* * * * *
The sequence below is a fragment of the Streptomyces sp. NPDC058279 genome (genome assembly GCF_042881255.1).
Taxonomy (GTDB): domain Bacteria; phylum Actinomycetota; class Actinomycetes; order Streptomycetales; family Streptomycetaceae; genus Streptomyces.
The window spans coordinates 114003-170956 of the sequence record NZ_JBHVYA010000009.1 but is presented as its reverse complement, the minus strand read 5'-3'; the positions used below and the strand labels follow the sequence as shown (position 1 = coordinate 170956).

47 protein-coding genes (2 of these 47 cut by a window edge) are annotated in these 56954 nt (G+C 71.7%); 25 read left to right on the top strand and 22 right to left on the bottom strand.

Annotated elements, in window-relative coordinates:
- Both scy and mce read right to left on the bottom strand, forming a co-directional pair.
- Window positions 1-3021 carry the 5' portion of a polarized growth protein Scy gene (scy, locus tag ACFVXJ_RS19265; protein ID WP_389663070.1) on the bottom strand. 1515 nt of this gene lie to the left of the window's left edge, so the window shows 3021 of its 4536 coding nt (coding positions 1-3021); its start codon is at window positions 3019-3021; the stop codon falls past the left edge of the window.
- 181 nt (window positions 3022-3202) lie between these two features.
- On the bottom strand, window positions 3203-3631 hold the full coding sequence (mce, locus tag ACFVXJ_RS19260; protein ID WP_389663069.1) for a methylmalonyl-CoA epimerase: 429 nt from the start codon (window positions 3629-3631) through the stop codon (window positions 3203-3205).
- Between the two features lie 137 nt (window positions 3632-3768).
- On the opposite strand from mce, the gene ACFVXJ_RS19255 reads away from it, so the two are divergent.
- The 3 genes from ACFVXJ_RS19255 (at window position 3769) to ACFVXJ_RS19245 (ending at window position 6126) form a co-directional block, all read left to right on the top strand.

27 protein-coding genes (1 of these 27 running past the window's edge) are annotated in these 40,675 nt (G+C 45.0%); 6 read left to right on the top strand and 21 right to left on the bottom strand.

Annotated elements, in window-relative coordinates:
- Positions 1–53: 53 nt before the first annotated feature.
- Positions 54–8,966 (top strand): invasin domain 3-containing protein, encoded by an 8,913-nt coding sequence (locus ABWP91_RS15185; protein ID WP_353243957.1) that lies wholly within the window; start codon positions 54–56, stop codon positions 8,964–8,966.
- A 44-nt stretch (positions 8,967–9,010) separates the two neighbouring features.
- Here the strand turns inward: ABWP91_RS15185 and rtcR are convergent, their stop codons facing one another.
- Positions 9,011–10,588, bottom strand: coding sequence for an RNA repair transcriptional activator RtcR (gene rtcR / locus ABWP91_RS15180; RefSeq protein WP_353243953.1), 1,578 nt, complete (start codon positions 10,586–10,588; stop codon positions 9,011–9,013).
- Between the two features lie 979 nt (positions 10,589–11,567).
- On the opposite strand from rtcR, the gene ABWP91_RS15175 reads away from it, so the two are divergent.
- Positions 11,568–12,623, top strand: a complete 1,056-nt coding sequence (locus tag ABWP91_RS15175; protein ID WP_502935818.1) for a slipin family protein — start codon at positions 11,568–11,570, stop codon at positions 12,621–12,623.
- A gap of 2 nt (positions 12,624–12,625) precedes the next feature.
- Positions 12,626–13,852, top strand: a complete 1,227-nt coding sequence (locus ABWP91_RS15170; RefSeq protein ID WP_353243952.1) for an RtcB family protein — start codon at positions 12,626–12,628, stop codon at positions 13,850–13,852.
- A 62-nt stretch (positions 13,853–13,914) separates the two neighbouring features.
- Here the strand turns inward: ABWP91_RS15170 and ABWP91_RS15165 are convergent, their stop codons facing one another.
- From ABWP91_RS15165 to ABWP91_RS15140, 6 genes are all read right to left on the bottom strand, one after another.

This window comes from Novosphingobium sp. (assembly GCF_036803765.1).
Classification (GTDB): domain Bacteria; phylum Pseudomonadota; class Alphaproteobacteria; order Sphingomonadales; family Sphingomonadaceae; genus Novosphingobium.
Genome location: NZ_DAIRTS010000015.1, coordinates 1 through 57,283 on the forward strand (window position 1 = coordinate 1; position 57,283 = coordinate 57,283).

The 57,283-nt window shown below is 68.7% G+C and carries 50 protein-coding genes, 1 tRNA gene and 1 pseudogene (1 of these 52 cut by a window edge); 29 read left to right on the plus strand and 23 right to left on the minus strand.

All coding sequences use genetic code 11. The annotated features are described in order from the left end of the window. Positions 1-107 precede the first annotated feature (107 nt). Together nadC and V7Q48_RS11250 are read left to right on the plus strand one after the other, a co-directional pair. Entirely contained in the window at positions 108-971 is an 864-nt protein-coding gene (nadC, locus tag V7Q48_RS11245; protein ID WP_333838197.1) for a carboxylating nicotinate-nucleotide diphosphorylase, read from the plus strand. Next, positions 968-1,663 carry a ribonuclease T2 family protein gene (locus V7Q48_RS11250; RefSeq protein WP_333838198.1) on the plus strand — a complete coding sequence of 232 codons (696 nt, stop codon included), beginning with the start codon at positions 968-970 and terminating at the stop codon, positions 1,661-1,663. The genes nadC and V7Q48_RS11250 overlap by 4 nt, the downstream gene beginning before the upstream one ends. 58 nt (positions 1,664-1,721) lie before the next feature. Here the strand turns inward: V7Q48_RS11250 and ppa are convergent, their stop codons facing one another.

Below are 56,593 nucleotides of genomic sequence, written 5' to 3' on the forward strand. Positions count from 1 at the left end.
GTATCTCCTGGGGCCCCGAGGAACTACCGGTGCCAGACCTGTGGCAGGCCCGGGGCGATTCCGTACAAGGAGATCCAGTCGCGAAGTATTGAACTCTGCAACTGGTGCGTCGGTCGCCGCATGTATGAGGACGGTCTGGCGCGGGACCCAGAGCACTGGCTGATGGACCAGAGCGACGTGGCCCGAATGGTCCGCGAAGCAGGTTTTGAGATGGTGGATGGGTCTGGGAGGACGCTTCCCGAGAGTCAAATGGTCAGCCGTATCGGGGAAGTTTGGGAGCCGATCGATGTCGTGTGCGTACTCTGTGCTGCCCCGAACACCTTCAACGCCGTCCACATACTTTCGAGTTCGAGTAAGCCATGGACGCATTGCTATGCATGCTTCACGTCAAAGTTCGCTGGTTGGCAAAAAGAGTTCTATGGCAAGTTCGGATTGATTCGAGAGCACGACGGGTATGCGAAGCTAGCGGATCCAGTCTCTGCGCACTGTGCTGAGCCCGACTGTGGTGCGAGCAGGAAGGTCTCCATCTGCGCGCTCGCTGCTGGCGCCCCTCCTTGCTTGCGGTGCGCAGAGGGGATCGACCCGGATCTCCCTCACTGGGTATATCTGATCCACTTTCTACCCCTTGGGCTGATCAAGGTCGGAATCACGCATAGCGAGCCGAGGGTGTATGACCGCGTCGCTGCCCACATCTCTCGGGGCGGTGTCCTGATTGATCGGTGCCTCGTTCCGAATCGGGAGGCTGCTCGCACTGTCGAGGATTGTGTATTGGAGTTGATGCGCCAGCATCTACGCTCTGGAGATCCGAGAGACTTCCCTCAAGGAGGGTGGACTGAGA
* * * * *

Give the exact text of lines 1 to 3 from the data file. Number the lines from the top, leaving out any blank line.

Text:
The sequence below is a fragment of the Streptomyces sp. NPDC058279 genome (genome assembly GCF_042881255.1).
Taxonomy (GTDB): domain Bacteria; phylum Actinomycetota; class Actinomycetes; order Streptomycetales; family Streptomycetaceae; genus Streptomyces.
The window spans coordinates 114003-170956 of the sequence record NZ_JBHVYA010000009.1 but is presented as its reverse complement, the minus strand read 5'-3'; the positions used below and the strand labels follow the sequence as shown (position 1 = coordinate 170956).